The only way to successfully mix two genres is to master them both, finding a harmonious fusion—or, barring that, at least skillfully guiding the audience through tonal shifts. Law Wing-Cheong’s action-comedy Iceman takes a different approach. The jokes fall flat, but the fights drag on until they evoke wistful memories of the comedy. Perhaps there were competing visions at work; the production was reportedly troubled, and the press notes credit a director (Law Wing-Cheong), an action director (Donnie Yen, who also stars), a visual director (Christopher Sun Lap), two directors of photography (Tse Chung To and Fung Yuen Man), and two editors (David Murray Richardson and Matthew Hui). But whatever the reasons, the result is a poorly stitched together Frankenstein’s monster of a film: crass one moment, grandiose the next, and dead from head to toe.
Iceman, a remake of 1989’s Hong Kong actioner The Iceman Cometh (no relation to Eugene O’Neill), has a nonsensical labyrinth of a plot. Donnie Yen plays Ying Ho, a Ming Dynasty palace guard who is accidentally frozen in an avalanche shortly after being unjustly accused of treason. When the film opens, Ying is being transported through modern-day Hong Kong in a cryogenic chamber loaded onto a truck. The same thing happens that always happens when cryogenic chambers are loaded onto trucks, and Ying, with the help of troubled party girl May (Huang Shengyi) and her friends, must adjust to 21st-century life while avoiding death at the hands of his recently thawed companions. The whole thing is interwoven with flashbacks to a lengthy explanation of the Golden Wheel Of Time, a time-travel McGuffin that, with a brash disregard for Chekhov’s Gun, Law describes throughout the entire movie, even though no one ever uses it. It may come up meaningfully in the upcoming sequel, along with a lot of other things Iceman seems to be leading up to: It’s one of those franchise movies that stops instead of ending.
There are a few good future-shock moments, like a Halloween party where Yen mistakes men wearing Amazon-cult-favorite animal masks for the underworld gods Ox Head and Horse Face, or his stone-faced observation that, “People here are so licentious, they ought to be drowned to death.” For the most part, though, the humor runs toward the scatological: In the Ming Dynasty scenes, Yen and his compatriots are famous for their ability to pee for great lengths; in the present day, he literally shits his way out of an ambush. The one running joke that seems promising—May realizing her houseguest travels with gold ingots, and has a poor understanding of modern-day economics—is quickly abandoned in favor of an underdeveloped side plot about aging parents, and a sappy romance. And although there are inadvertently amusing lines of dialogue, it seems unlikely that the poorly translated subtitles on the version shown to critics are what will be in theaters, unless “You dastards!” has re-entered common parlance.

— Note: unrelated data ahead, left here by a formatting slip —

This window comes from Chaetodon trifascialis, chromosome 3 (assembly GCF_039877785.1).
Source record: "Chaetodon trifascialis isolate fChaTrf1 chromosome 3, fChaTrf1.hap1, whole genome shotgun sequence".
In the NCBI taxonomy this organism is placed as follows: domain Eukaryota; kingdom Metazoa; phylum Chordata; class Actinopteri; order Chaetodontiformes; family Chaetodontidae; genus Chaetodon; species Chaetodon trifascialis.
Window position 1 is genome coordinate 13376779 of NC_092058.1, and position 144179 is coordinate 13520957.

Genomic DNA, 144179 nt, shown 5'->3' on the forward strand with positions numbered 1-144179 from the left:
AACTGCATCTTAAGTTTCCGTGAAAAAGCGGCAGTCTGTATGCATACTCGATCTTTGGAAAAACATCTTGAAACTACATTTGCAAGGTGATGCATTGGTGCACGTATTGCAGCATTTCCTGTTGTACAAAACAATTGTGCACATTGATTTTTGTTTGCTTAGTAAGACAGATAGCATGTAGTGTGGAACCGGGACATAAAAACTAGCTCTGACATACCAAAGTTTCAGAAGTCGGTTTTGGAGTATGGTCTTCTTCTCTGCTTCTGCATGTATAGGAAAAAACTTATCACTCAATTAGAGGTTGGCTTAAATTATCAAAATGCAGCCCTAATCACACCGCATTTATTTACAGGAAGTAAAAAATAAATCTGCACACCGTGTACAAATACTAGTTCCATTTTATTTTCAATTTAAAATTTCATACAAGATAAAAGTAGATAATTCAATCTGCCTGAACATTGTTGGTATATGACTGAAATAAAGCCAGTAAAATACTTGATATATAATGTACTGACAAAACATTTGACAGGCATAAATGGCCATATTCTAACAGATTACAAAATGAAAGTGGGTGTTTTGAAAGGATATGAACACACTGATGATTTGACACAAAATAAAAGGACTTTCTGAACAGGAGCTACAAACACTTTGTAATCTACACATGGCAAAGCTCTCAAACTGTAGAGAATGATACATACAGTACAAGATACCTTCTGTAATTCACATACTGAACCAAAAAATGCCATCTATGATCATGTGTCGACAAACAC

Still, no one watches Hong Kong action for the language. Unfortunately, Iceman’s fights (and there are plenty of them) are equally disappointing: incoherent and sloppy. A nightclub battle that should be one of the film’s highlights (it’s the kind of straightforward brawl where stuntmen can shine) instead approaches negative perfection: Law uses tight framing and rapid cuts so virtually no continuous motion is on camera, alternates without motivation between slow-motion and dropped-frame shaky-cam, and wraps the whole package up with extreme orange-and-teal color grading that makes everyone look like a corpse. In its way, it’s more vulgar than the shit jokes.
But Iceman isn’t all terrible: In the film’s last setpiece, the camera finally pulls back a little and lets the choreography breathe. The battleground is a multi-car pileup on the Tsing Ma Bridge—a replica was built at great expense when the production wasn’t allowed to use the original—and Ying Ho ends up on horseback, playing chicken with a Lamborghini. The animal charges the machine, Ying bats away the driver’s bullets with a tow chain, and for about 60 seconds, Iceman sustains the mix of abstract bodies-in-motion beauty and absurd one-upmanship of the best Hong Kong action films. Then the car skids out, and people start swinging axes and swords. The Tsing Ma Bridge sequence is more than 10 minutes long.